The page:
The PBGC guarantees your pension, but only in specific ways, and sometimes not 100% of your planned benefit.  Your ‘basic pension benefits’ are guaranteed, which include benefits at your normal retirement age, most early retirement benefits, disability benefits, and benefits for survivors (typically for a spouse).  Additional benefits like retiree health plans, severance and vacation pay, lump-sum death benefits, and other non-pension benefits are not covered.  Your PBGC benefit is level for life, there are no cost-of-living adjustments.

Your monthly pension benefit is guaranteed up to a maximum amount that changes every year, based upon your age and the year your plan sponsor went into bankruptcy. In 2012 the maximum guaranteed amount is $4,6531.41 per month for workers who begin receiving pension benefits at age 65 (Here’s the PBGC Table that shows the different monthly pension guarantees at different ages).  The PBGC also protects pension benefits that are payable to your survivors, most often your spouse. You can choose a lifetime or a fixed length benefit (known in annuity terms as a ‘period certain’) based on your financial needs.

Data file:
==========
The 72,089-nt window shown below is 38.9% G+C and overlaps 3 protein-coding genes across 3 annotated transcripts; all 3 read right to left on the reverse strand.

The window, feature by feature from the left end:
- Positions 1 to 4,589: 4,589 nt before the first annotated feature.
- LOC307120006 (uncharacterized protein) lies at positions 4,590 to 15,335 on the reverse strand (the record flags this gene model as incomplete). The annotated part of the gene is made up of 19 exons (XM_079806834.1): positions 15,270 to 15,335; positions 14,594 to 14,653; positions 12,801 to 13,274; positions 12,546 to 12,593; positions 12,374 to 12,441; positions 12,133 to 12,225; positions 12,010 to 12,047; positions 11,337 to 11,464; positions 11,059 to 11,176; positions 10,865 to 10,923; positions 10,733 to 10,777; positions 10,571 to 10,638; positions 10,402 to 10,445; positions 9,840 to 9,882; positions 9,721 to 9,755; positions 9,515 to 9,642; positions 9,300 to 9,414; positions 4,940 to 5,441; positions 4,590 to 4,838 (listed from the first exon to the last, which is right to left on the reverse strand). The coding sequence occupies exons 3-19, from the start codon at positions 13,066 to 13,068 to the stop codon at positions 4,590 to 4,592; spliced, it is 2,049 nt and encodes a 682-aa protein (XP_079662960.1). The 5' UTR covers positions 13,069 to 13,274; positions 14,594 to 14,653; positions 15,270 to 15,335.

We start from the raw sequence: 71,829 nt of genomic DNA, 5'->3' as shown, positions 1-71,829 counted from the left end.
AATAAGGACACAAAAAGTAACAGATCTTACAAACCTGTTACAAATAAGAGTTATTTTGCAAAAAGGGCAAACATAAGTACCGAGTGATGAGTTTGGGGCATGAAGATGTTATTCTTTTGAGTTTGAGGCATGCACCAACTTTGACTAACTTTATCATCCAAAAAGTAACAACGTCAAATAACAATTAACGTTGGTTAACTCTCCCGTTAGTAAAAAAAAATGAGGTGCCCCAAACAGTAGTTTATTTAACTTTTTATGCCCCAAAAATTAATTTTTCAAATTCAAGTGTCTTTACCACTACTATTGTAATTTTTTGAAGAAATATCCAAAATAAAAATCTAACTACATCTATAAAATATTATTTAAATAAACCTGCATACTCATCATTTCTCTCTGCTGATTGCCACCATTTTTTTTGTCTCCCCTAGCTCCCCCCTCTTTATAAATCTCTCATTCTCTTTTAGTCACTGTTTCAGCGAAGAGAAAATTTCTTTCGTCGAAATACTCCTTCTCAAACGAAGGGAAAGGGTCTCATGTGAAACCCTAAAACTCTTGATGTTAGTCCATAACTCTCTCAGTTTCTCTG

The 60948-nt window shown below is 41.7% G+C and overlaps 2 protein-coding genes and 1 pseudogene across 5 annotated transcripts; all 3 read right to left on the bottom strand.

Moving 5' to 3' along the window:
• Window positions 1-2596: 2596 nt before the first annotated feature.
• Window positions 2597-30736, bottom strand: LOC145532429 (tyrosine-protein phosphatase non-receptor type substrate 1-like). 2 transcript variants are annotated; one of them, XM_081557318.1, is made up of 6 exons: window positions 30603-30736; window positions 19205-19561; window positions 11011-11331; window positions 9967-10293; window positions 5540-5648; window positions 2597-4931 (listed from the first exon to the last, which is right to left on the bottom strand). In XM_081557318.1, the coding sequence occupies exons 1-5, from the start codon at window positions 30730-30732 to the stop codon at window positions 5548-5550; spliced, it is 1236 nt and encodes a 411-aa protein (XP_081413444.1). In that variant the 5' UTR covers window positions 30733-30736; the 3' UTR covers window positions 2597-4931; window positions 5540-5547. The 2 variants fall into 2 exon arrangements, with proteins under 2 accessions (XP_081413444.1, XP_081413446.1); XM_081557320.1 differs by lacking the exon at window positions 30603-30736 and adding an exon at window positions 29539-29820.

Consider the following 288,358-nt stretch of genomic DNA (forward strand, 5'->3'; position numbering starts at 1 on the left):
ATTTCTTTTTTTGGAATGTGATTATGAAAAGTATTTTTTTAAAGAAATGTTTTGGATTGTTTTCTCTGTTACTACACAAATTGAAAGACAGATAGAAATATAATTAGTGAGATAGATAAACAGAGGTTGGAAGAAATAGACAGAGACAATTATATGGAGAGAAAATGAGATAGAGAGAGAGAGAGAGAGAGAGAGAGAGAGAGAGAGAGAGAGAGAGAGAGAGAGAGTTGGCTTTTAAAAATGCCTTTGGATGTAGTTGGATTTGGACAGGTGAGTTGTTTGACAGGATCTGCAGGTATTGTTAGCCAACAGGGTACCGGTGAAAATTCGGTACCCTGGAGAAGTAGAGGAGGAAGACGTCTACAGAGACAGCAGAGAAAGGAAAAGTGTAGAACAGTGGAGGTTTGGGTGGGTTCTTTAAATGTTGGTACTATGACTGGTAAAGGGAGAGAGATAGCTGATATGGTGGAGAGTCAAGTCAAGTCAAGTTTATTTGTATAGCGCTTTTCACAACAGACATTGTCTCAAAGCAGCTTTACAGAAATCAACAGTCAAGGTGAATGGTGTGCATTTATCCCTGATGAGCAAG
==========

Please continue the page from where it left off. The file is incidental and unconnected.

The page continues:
If you’re currently covered by a pension from a private employer, you should request some information from them for your records, such as the plan identification number.  The PBGC has an excellent list of questions you should ask about your pension in the PDF ‘A Predictable, Secure Pension for Life‘.  I highly recommend you download it and ask your benefits department to fill in the answers to the questions on page 20.

Do you have any questions about your pension?  Please contact us and I’ll be glad to answer them for you.  We’ve worked with clients on several different private-employer pensions and we are glad to share the knowledge we’ve gained through the years. 

Are Your Choices by Design or by Default?

 

In a recent meeting with a client, they mentioned an expense that they were paying every month for a service they weren’t using. I can relate to this with our Netflix subscription. When we first subscribed, we were using it nearly every night. Fast forward to today, and our latest DVD has been sitting on our counter for several months. I see the charge every month and I beat myself up about spending money on something that we’re not using, yet I don’t do anything to change it.  Does that sound familiar?